Monday, April 18, 2016

The Enemy's Attack on the Bible

In my soon to be published book Discovering Emphasis in the Bible: Hearing God's Voice through Literary Structure, I present three steps to better hear God's voice. The process is deemed DIG:
  1. Discern the literary structure of a passage
  2. Identify the emphasis within that literary structure
  3. Glean God's personal message for you based on that emphasis
This study will teach you how to recognize the 14 most common types of literary structure in the Bible. Each type has its own method for detecting the emphasis. Where a structure exists, this process works for Genesis through Revelation.

The book targets two groups of born-again believers: those that are having a difficult time hearing the voice of the Holy Spirit and those that want to dig deeper into the Bible.

Hallucinogenic Drugs
While I would hope that everyone would benefit from my manuscript, there is one group that I specifically cannot target: those involved in illicit drugs. These drugs, such as marijuana, ketamine, cocaine, and heroine, distort a person's ability to think and react in both the short-term and the long-term.

Confusion is a significant tool of the enemy to distract us from understanding the biblical text. Not only does the drug's high prevent good comprehension, so there is a long-term effect that impedes wisdom in pattern recognition. The good news is that over time, continued abstinence restores this processing power that God gave us.

In our United States and throughout the world, drug abuse has become a very significant problem. So has Bible illiteracy. Is there a correlation? I suspect so.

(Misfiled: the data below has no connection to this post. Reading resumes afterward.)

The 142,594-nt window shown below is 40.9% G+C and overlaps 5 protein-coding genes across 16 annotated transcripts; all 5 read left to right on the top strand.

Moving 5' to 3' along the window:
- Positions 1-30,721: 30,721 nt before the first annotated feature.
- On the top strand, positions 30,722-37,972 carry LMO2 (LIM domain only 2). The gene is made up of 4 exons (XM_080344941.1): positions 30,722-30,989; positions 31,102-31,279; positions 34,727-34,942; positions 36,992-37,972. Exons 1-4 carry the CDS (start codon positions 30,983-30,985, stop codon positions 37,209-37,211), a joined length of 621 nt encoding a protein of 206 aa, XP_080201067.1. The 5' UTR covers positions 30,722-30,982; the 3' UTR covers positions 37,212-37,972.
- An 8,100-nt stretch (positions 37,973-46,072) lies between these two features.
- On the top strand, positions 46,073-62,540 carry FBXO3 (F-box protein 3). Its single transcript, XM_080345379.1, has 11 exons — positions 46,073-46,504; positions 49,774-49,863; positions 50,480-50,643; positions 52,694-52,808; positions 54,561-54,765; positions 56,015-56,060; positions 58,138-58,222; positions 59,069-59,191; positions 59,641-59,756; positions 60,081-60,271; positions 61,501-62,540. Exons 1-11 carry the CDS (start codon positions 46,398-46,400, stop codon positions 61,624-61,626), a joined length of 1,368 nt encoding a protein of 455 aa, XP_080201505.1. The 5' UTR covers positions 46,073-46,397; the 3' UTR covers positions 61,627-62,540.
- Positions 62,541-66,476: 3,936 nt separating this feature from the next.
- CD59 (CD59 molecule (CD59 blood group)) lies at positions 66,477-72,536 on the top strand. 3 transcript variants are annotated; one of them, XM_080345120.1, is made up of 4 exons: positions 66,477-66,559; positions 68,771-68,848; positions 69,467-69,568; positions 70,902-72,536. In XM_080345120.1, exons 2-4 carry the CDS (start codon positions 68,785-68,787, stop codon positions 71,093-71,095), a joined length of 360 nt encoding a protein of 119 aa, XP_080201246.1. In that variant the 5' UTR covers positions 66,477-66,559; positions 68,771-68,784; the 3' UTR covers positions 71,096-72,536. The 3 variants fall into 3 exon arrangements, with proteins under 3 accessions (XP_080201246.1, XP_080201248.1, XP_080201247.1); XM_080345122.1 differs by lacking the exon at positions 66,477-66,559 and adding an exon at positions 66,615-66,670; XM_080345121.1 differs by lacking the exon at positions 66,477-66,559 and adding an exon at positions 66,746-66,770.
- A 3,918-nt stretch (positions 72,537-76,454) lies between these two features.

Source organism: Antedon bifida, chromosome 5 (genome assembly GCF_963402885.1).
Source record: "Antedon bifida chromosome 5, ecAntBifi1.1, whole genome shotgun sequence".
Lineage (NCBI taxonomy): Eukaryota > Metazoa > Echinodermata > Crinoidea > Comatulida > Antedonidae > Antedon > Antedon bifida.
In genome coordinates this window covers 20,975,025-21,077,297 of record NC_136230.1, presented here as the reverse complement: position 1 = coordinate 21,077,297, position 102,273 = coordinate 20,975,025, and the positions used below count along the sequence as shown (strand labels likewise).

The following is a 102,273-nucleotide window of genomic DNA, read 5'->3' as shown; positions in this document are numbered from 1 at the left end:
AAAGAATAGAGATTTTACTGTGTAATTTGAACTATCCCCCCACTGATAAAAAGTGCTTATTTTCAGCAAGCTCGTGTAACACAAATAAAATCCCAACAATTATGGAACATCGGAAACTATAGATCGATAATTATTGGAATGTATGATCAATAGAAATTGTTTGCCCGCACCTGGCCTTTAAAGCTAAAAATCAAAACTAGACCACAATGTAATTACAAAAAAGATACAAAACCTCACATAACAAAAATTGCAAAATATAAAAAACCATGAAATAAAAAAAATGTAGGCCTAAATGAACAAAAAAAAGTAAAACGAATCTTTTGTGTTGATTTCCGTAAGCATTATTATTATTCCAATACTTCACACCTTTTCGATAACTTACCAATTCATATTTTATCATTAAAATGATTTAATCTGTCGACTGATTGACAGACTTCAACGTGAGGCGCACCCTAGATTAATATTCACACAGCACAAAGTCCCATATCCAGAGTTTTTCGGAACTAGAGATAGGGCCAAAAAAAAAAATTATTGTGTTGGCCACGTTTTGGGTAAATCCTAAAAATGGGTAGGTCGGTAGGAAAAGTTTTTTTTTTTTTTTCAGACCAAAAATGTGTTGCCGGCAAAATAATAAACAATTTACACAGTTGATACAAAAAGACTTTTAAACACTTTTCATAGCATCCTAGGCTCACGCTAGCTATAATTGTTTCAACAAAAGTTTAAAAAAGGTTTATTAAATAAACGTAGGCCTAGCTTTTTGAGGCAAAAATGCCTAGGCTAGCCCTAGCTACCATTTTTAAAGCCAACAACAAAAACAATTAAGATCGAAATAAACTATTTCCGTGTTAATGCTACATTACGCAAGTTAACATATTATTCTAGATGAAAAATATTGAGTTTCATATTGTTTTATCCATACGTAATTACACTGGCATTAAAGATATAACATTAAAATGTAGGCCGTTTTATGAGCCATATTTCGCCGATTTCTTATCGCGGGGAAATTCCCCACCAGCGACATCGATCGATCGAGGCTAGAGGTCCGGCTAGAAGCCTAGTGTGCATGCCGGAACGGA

I am not an expert on the effects of these drugs on our minds, but it makes sense to me. In my own experimentation with marijuana about 45 years ago, my ability to think through problems diminished quickly. I thought there was no difference in my cognitive skills while I was not high; once I stepped away from all substance abuse, I saw differently.

Here is some research that supports my understanding: National Institute on Drug Abuse: What are marijuana's long-term effects on the brain?. For example it states, "As people age, they lose neurons in the hippocampus, which decreases their ability to learn new information."

The enemy is continually attempting to separate us from pursuing our God. His tactic of confusion through drugs seems to have worked for many people. If your state is looking to legalize marijuana, consider getting involved in defeating that effort. And if your child suddenly comes home with poor grades in a subject, be aware–there may be more to it than the pretty girl nearby.

Thursday, April 7, 2016

Is Your Chiasm Meaningful?

The book of Proverbs has many great aphorisms (brief sayings) that are full of wisdom. Some of these have a chiastic A-B-B′-A′ shape but the center point is often not particularly meaningful. That is, there does not seem to be an emphatic center in these chiasms. Consider this example from Proverbs 22:22,23 (NET Bible):
A  Do not exploit a poor person because he is poor
    B  and do not crush the needy in court,
    B′ for the Lord will plead their case
A′ and will rob those who are robbing them.
In both B and B′ the setting is a court scene; the A and A′ versets are pictures of one triumphing over another. The shape is chiastic but the emphasis is not the court scene.

Instead the emphasis should be the contrast between verses 22 and 23. Simplified, these two verses could be stated as:
A  Do not abuse a poor person,
    A′ Else the Lord will abuse you.
The problem is not limited to Proverbs, where chiasms do not seem to have a strong center point. Consider Genesis 1:27 (NASB) for example. The structure is clearly chiastic and has been referenced by many as an example of a chiasm. However, to me it does not demonstrate the emphatic value of chiastic structures:
A  God created man
    B  in His own image,
    B′ in the image of God
A′  He created him.
I believe this value statement is individual and should be inspired to each person. To a certain extent, whether a center point is meaningful or not is subjective. To me, God's creation is more important than the image He created. It may be emphatic to you but not so much to me. I grant that some will see things differently than others.

SO, when you believe you have located a chiasm, go beyond the beauty of your finding. Ask yourself, "Is this chiasm meaningful to me?" Then ask, "Why?"